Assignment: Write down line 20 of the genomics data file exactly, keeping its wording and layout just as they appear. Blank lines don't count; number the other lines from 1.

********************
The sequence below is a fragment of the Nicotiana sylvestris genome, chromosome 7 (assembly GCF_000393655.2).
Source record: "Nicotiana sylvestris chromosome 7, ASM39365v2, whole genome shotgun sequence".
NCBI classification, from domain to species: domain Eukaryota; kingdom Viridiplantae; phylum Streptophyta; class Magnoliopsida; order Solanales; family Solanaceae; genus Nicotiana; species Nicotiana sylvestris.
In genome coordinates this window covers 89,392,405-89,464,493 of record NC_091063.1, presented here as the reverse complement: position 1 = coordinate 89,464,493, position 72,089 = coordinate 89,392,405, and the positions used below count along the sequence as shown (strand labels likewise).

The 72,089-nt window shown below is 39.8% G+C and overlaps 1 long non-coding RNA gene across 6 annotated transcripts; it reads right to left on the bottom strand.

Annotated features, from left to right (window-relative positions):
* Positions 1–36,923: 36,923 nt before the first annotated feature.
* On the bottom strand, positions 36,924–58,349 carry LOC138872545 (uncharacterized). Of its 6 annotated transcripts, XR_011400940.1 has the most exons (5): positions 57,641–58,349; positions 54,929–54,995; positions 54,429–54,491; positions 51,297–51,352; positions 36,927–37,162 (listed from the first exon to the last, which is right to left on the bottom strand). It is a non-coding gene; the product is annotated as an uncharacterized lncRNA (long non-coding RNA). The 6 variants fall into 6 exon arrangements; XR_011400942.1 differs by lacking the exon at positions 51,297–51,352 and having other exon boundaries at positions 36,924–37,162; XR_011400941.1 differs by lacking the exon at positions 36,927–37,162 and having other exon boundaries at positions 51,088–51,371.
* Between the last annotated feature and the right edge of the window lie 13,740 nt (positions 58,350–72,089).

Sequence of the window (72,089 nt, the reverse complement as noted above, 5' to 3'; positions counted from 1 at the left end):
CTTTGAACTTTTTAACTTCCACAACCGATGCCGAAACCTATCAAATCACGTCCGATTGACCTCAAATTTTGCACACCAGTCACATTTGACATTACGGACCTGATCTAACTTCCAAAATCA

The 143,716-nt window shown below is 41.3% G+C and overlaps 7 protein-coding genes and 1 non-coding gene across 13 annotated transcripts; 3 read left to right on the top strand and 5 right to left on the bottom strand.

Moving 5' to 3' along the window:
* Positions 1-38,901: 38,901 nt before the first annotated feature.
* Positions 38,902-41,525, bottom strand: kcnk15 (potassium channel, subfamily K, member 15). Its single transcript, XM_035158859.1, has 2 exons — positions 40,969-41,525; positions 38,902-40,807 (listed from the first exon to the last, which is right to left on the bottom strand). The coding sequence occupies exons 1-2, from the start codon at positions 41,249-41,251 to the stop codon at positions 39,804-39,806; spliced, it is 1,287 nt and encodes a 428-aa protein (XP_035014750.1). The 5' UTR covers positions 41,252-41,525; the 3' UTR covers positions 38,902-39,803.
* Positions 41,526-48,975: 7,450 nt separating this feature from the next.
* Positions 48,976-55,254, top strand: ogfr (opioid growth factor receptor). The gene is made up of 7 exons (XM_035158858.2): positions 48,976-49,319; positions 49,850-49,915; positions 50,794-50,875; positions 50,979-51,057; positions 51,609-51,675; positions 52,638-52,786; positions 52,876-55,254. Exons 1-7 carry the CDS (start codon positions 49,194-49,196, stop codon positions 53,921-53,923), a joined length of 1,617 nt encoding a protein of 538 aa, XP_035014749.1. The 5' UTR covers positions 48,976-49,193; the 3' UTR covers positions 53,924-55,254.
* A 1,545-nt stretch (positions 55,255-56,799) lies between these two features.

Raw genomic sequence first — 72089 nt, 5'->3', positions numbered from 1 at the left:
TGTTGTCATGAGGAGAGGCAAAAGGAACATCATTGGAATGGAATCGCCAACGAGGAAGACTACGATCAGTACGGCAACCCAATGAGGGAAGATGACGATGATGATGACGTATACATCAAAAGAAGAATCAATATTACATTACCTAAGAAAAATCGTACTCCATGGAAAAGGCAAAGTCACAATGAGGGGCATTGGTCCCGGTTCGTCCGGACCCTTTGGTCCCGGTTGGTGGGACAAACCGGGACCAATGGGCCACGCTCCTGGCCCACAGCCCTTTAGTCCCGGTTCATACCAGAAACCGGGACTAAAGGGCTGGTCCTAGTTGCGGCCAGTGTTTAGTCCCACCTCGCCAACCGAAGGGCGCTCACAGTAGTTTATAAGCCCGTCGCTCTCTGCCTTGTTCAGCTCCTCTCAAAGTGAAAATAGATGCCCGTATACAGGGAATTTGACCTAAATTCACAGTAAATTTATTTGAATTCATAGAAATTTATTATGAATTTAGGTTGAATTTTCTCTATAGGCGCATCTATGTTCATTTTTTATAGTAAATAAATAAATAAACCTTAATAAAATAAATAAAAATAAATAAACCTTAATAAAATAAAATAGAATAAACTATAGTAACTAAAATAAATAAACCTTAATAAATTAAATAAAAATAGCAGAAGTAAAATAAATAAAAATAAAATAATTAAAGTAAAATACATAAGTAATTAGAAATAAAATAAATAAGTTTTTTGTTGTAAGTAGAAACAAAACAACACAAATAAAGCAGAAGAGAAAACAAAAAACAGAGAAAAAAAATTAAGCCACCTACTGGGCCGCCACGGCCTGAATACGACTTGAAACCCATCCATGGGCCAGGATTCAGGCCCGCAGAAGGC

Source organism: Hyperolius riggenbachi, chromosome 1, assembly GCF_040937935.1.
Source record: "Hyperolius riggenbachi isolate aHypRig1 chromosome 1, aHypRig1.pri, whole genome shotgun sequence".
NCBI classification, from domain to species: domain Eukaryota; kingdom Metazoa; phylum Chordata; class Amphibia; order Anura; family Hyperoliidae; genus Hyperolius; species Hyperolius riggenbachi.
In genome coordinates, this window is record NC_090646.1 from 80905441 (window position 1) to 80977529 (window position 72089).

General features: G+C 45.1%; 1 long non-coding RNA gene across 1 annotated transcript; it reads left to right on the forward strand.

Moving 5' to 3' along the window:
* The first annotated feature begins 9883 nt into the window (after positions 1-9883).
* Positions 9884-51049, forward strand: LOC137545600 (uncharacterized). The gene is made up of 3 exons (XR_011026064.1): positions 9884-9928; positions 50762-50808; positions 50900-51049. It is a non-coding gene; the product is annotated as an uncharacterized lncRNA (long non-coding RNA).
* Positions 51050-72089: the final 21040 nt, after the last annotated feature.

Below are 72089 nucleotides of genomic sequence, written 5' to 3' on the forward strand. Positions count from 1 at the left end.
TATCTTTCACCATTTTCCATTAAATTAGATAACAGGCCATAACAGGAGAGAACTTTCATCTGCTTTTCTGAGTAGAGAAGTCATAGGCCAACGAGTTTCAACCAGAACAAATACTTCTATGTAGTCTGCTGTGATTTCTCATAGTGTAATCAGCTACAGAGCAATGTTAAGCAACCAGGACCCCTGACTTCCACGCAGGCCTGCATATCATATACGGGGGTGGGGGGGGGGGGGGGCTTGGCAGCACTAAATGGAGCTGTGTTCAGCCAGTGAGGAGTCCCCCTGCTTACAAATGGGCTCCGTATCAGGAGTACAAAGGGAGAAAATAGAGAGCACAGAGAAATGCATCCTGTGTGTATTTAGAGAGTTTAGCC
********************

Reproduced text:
TGTTGTCATGAGGAGAGGCAAAAGGAACATCATTGGAATGGAATCGCCAACGAGGAAGACTACGATCAGTACGGCAACCCAATGAGGGAAGATGACGATGATGATGACGTATACATCAAAAGAAGAATCAATATTACATTACCTAAGAAAAATCGTACTCCATGGAAAAGGCAAAGTCACAATGAGGGGCATTGGTCCCGGTTCGTCCGGACCCTTTGGTCCCGGTTGGTGGGACAAACCGGGACCAATGGGCCACGCTCCTGGCCCACAGCCCTTTAGTCCCGGTTCATACCAGAAACCGGGACTAAAGGGCTGGTCCTAGTTGCGGCCAGTGTTTAGTCCCACCTCGCCAACCGAAGGGCGCTCACAGTAGTTTATAAGCCCGTCGCTCTCTGCCTTGTTCAGCTCCTCTCAAAGTGAAAATAGATGCCCGTATACAGGGAATTTGACCTAAATTCACAGTAAATTTATTTGAATTCATAGAAATTTATTATGAATTTAGGTTGAATTTTCTCTATAGGCGCATCTATGTTCATTTTTTATAGTAAATAAATAAATAAACCTTAATAAAATAAATAAAAATAAATAAACCTTAATAAAATAAAATAGAATAAACTATAGTAACTAAAATAAATAAACCTTAATAAATTAAATAAAAATAGCAGAAGTAAAATAAATAAAAATAAAATAATTAAAGTAAAATACATAAGTAATTAGAAATAAAATAAATAAGTTTTTTGTTGTAAGTAGAAACAAAACAACACAAATAAAGCAGAAGAGAAAACAAAAAACAGAGAAAAAAAATTAAGCCACCTACTGGGCCGCCACGGCCTGAATACGACTTGAAACCCATCCATGGGCCAGGATTCAGGCCCGCAGAAGGC